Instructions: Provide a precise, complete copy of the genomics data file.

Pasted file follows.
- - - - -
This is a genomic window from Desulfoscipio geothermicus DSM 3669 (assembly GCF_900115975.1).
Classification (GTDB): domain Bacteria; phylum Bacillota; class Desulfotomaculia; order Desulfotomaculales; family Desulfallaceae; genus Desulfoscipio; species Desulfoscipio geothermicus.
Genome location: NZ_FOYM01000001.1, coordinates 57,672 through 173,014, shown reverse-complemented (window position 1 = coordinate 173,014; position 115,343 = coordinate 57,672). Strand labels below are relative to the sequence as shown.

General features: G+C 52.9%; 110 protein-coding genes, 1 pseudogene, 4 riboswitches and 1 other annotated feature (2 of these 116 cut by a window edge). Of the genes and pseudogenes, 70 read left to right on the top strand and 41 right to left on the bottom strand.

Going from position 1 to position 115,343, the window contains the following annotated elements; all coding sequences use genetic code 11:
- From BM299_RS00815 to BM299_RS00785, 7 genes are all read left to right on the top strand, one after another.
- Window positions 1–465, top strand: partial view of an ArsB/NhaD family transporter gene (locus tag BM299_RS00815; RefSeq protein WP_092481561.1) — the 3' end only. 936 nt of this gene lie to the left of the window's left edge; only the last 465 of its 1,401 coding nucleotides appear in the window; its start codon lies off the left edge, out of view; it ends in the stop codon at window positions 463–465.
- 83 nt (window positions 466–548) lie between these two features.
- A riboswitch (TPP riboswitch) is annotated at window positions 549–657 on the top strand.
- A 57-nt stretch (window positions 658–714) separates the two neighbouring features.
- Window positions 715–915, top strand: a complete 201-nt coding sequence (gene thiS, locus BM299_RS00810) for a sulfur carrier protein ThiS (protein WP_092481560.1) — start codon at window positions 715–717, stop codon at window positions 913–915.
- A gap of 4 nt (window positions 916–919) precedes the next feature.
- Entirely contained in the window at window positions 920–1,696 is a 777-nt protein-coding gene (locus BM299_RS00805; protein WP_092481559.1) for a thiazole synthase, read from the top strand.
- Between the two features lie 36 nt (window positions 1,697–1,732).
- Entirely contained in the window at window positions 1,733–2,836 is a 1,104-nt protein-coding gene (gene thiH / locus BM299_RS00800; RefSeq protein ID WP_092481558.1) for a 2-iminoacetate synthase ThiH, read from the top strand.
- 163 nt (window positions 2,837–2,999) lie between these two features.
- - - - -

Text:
This is a genomic window from Desulfoscipio geothermicus DSM 3669 (assembly GCF_900115975.1).
Classification (GTDB): domain Bacteria; phylum Bacillota; class Desulfotomaculia; order Desulfotomaculales; family Desulfallaceae; genus Desulfoscipio; species Desulfoscipio geothermicus.
Genome location: NZ_FOYM01000001.1, coordinates 57,672 through 173,014, shown reverse-complemented (window position 1 = coordinate 173,014; position 115,343 = coordinate 57,672). Strand labels below are relative to the sequence as shown.

General features: G+C 52.9%; 110 protein-coding genes, 1 pseudogene, 4 riboswitches and 1 other annotated feature (2 of these 116 cut by a window edge). Of the genes and pseudogenes, 70 read left to right on the top strand and 41 right to left on the bottom strand.

Going from position 1 to position 115,343, the window contains the following annotated elements; all coding sequences use genetic code 11:
- From BM299_RS00815 to BM299_RS00785, 7 genes are all read left to right on the top strand, one after another.
- Window positions 1–465, top strand: partial view of an ArsB/NhaD family transporter gene (locus tag BM299_RS00815; RefSeq protein WP_092481561.1) — the 3' end only. 936 nt of this gene lie to the left of the window's left edge; only the last 465 of its 1,401 coding nucleotides appear in the window; its start codon lies off the left edge, out of view; it ends in the stop codon at window positions 463–465.
- 83 nt (window positions 466–548) lie between these two features.
- A riboswitch (TPP riboswitch) is annotated at window positions 549–657 on the top strand.
- A 57-nt stretch (window positions 658–714) separates the two neighbouring features.
- Window positions 715–915, top strand: a complete 201-nt coding sequence (gene thiS, locus BM299_RS00810) for a sulfur carrier protein ThiS (protein WP_092481560.1) — start codon at window positions 715–717, stop codon at window positions 913–915.
- A gap of 4 nt (window positions 916–919) precedes the next feature.
- Entirely contained in the window at window positions 920–1,696 is a 777-nt protein-coding gene (locus BM299_RS00805; protein WP_092481559.1) for a thiazole synthase, read from the top strand.
- Between the two features lie 36 nt (window positions 1,697–1,732).
- Entirely contained in the window at window positions 1,733–2,836 is a 1,104-nt protein-coding gene (gene thiH / locus BM299_RS00800; RefSeq protein ID WP_092481558.1) for a 2-iminoacetate synthase ThiH, read from the top strand.
- 163 nt (window positions 2,837–2,999) lie between these two features.